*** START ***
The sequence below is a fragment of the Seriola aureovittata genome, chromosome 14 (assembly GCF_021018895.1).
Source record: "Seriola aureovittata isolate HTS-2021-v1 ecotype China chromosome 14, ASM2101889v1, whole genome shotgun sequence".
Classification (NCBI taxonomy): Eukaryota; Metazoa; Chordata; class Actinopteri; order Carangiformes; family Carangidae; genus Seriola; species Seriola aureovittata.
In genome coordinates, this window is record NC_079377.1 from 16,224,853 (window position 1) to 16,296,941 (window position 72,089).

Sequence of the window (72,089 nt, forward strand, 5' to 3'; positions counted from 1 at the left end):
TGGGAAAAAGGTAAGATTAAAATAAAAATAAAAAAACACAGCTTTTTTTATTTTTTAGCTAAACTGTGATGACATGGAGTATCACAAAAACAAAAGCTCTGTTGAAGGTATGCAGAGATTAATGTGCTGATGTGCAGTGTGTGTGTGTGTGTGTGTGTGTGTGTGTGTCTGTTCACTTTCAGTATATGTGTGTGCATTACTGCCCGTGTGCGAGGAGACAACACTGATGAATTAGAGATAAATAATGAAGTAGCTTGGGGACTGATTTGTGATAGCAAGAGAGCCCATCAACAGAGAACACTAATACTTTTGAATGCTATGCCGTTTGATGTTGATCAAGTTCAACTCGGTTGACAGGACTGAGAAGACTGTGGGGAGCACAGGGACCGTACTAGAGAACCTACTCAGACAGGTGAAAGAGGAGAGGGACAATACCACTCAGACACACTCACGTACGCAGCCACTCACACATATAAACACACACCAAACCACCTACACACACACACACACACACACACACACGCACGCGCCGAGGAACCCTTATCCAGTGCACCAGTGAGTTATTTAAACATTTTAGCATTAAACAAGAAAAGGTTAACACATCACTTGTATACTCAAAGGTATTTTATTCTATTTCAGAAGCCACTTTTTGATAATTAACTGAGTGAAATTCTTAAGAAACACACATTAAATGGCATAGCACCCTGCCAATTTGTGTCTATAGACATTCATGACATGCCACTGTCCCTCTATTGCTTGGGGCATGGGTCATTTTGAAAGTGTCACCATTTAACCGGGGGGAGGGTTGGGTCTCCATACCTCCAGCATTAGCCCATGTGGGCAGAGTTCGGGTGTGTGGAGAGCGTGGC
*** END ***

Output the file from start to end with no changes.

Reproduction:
The sequence below is a fragment of the Seriola aureovittata genome, chromosome 14 (assembly GCF_021018895.1).
Source record: "Seriola aureovittata isolate HTS-2021-v1 ecotype China chromosome 14, ASM2101889v1, whole genome shotgun sequence".
Classification (NCBI taxonomy): Eukaryota; Metazoa; Chordata; class Actinopteri; order Carangiformes; family Carangidae; genus Seriola; species Seriola aureovittata.
In genome coordinates, this window is record NC_079377.1 from 16,224,853 (window position 1) to 16,296,941 (window position 72,089).

Sequence of the window (72,089 nt, forward strand, 5' to 3'; positions counted from 1 at the left end):
TGGGAAAAAGGTAAGATTAAAATAAAAATAAAAAAACACAGCTTTTTTTATTTTTTAGCTAAACTGTGATGACATGGAGTATCACAAAAACAAAAGCTCTGTTGAAGGTATGCAGAGATTAATGTGCTGATGTGCAGTGTGTGTGTGTGTGTGTGTGTGTGTGTGTGTCTGTTCACTTTCAGTATATGTGTGTGCATTACTGCCCGTGTGCGAGGAGACAACACTGATGAATTAGAGATAAATAATGAAGTAGCTTGGGGACTGATTTGTGATAGCAAGAGAGCCCATCAACAGAGAACACTAATACTTTTGAATGCTATGCCGTTTGATGTTGATCAAGTTCAACTCGGTTGACAGGACTGAGAAGACTGTGGGGAGCACAGGGACCGTACTAGAGAACCTACTCAGACAGGTGAAAGAGGAGAGGGACAATACCACTCAGACACACTCACGTACGCAGCCACTCACACATATAAACACACACCAAACCACCTACACACACACACACACACACACACACACGCACGCGCCGAGGAACCCTTATCCAGTGCACCAGTGAGTTATTTAAACATTTTAGCATTAAACAAGAAAAGGTTAACACATCACTTGTATACTCAAAGGTATTTTATTCTATTTCAGAAGCCACTTTTTGATAATTAACTGAGTGAAATTCTTAAGAAACACACATTAAATGGCATAGCACCCTGCCAATTTGTGTCTATAGACATTCATGACATGCCACTGTCCCTCTATTGCTTGGGGCATGGGTCATTTTGAAAGTGTCACCATTTAACCGGGGGGAGGGTTGGGTCTCCATACCTCCAGCATTAGCCCATGTGGGCAGAGTTCGGGTGTGTGGAGAGCGTGGC